Heyward: Ben comments ‘rub me the wrong way’
Pittsburgh Steelers captain Cameron Heyward took exception to Ben Roethlisberger’s recent assertion that too many current NFL players have “a me-type attitude,” saying his former teammate’s comments “rub me the wrong way.”
Roethlisberger, in a wide-ranging interview published Friday by the Pittsburgh Post-Gazette, said “the game has changed” and “people have changed” when addressing differences he noticed between his early years and later years with the Steelers.
“The team was so important,” Roethlisberger said, referring to his first few seasons with Pittsburgh. “It was all about the team. Now, it’s about me and this, that and the other.
“I might be standing on a soapbox a little bit, but that’s my biggest takeaway from when I started to the end. It turned from a team-first to a me-type attitude. It was hard. It’s hard for these young guys, too. Social media. They’re treated so well in college. Now, this new NIL stuff, which is unbelievable. They’re treated so special. They’re coddled at a young age because college coaches need them to win, too. I know coach [Terry] Hoeppner never coddled me. Neither did [Bill] Cowher.”
Heyward was Roethlisberger’s teammate from 2011 until last season, when the future Hall of Fame quarterback retired. In the most recent edition of his podcast, Heyward said he disagreed with Roethlisberger’s observation, saying it made him “a little bit upset.”
“It looks as though we are looked at as selfish players, and I don’t think that’s the point,” the veteran defensive lineman said on the “Not Just Football with Cam Heyward” podcast. “We have a lot of young players that come from different backgrounds, have experienced different things from what others or I may have experienced. That doesn’t make them selfish or more of a me-type attitude. … There are a lot more team-first guys than me-type attitude. I took offense to that.”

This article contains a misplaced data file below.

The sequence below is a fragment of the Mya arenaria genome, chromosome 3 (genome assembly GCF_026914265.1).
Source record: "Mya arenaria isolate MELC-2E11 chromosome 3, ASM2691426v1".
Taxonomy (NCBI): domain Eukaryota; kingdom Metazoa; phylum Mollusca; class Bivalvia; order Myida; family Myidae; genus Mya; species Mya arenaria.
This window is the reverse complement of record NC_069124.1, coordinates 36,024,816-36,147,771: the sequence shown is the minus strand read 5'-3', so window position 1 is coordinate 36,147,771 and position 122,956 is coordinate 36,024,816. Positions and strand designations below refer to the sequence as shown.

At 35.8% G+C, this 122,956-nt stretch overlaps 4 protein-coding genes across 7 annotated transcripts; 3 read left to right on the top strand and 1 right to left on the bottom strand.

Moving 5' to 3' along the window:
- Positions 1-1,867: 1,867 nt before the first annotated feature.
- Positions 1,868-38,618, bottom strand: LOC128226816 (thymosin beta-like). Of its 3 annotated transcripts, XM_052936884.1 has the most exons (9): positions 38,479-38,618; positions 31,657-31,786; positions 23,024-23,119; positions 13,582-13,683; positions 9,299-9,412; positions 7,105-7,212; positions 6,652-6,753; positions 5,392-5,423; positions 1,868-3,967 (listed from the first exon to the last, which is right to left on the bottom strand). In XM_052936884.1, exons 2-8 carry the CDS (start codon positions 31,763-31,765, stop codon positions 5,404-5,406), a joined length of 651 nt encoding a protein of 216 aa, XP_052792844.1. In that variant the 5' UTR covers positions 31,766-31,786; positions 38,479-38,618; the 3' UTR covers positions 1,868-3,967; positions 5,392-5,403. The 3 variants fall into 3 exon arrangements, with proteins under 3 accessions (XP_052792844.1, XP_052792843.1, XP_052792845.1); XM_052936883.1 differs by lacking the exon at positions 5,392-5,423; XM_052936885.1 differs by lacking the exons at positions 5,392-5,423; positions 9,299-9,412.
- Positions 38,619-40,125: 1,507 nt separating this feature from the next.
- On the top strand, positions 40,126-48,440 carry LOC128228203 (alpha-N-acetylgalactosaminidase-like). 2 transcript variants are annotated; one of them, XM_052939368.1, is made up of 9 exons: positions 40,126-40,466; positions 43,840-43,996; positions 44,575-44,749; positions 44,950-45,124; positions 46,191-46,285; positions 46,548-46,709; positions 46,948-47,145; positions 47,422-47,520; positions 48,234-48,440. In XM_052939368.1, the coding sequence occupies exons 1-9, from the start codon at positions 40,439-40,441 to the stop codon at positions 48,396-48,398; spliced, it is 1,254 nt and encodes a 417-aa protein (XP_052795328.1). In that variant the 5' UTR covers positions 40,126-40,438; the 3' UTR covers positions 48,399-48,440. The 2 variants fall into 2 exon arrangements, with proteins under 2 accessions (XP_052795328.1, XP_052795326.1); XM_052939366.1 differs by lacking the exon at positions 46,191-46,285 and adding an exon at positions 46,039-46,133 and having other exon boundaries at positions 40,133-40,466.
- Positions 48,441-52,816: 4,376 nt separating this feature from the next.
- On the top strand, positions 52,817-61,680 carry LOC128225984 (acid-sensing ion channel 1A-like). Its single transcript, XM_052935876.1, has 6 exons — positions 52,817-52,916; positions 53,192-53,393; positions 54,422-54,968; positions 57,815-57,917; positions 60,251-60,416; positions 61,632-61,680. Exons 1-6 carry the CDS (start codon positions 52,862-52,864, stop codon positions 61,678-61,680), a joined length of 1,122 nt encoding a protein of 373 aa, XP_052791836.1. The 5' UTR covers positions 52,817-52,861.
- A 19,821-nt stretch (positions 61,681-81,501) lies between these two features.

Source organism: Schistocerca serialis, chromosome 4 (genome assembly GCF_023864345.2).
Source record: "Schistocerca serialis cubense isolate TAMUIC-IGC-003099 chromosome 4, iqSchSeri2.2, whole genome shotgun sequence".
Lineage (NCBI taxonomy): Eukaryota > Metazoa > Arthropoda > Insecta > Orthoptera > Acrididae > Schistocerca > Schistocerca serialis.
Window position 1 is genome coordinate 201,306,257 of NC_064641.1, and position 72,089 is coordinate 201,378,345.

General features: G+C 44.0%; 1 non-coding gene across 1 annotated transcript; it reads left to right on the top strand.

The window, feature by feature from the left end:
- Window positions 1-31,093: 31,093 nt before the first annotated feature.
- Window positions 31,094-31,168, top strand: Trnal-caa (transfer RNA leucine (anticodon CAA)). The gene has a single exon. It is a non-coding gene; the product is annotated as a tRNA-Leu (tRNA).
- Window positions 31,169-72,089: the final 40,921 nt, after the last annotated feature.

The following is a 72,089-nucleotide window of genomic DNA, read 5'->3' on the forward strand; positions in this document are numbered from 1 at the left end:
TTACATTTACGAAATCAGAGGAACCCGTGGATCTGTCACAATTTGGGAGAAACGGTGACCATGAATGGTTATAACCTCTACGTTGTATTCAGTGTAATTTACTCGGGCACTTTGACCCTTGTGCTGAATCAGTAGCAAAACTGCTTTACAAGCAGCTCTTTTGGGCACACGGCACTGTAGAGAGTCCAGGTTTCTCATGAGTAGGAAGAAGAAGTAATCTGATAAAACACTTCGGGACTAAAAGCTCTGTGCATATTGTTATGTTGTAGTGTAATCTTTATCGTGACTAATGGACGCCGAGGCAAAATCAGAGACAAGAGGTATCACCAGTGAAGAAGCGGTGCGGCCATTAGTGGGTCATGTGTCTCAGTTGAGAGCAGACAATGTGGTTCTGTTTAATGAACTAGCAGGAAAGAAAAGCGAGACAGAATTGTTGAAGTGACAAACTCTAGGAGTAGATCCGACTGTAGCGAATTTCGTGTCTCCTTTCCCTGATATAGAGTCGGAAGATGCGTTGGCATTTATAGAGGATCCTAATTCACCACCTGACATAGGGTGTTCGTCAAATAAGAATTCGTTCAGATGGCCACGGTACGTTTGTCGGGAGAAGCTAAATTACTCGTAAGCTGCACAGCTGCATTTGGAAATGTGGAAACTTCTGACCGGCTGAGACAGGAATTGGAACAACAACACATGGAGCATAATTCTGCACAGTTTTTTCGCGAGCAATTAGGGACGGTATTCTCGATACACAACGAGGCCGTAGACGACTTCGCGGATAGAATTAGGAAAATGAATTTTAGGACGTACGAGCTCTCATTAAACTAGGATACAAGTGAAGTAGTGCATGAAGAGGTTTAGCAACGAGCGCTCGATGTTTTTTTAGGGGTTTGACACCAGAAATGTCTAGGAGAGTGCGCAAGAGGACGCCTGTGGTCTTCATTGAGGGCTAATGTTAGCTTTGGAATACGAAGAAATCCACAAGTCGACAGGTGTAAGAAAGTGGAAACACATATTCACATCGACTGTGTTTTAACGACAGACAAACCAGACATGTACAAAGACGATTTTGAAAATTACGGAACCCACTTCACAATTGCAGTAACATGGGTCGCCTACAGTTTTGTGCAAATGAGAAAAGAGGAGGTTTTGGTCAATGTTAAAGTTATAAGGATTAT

Heyward, 33, cited several current and former Steelers — including Antonio Brown, JuJu Smith-Schuster, Tyson Alualu and Brett Keisel — who made a positive impact on the locker room and organization, referring to them as “team-first guys” despite criticism over their personalities.
A team captain since 2015, Heyward also said “it’s up to the leadership, myself included” to help acclimate young players to the NFL and the culture of the Steelers, who won two Super Bowls with Roethlisberger.
“I’m accountable for those guys,” Heyward said. “Obviously we haven’t had a Super Bowl in a long time, and maybe that’s where Ben is like, ‘Man, if those guys would have grown up.’ But it’s up to the older guys to step up and hold guys accountable. … It’s up to a vet to put you under your wing and pull you across and say, ‘Hey, this is what it’s like to be Pittsburgh Steeler.’ And that’s what I’m trying to do.
“Maybe Ben didn’t see it that way, but man, I’m going to protect my guys. You just can’t say it’s a ‘me-type of attitude’ now. Everyone’s out to be a Super Bowl winner, make money, one day be an MVP. But when it all comes together, we care about one thing, this logo right here. … I’ve always tried to extend that to my younger teammates. I think Ben was a little out on that one.”
Roethlisberger, 40, played his entire 18-year career as the Steelers’ starting quarterback before retiring this past January. He was a six-time Pro Bowler, finished his career with the fifth-most passing yards (64,088) in NFL history and led the Steelers to Super Bowl championships after the 2005 and 2008 seasons.
Heyward emphasized that he wasn’t “throwing shade” at Roethlisberger, saying he was “explaining my side.”
“Don’t say Cam is calling out Ben — it’s not like that,” Heyward said. “But I will say, I’ll protect my team. I will make sure that everybody knows that we care only about football on the field and less about off the field. We can all understand Ben has been a heck of a QB. You don’t do this game and become a Hall of Fame quarterback and do it at a low level.
“Ben has taken some hits not a lot of other teams could do. He saved us, he won games we weren’t supposed to win, and he’s always stepped up. But it was the team around him that helped him do it, and I don’t want anyone to ever forget that the whole team won — not just Ben.”
The author of 5 books, 3 of which are New York Times bestsellers. I’ve been published in more than 100 newspapers and magazines and am a frequent commentator on NPR.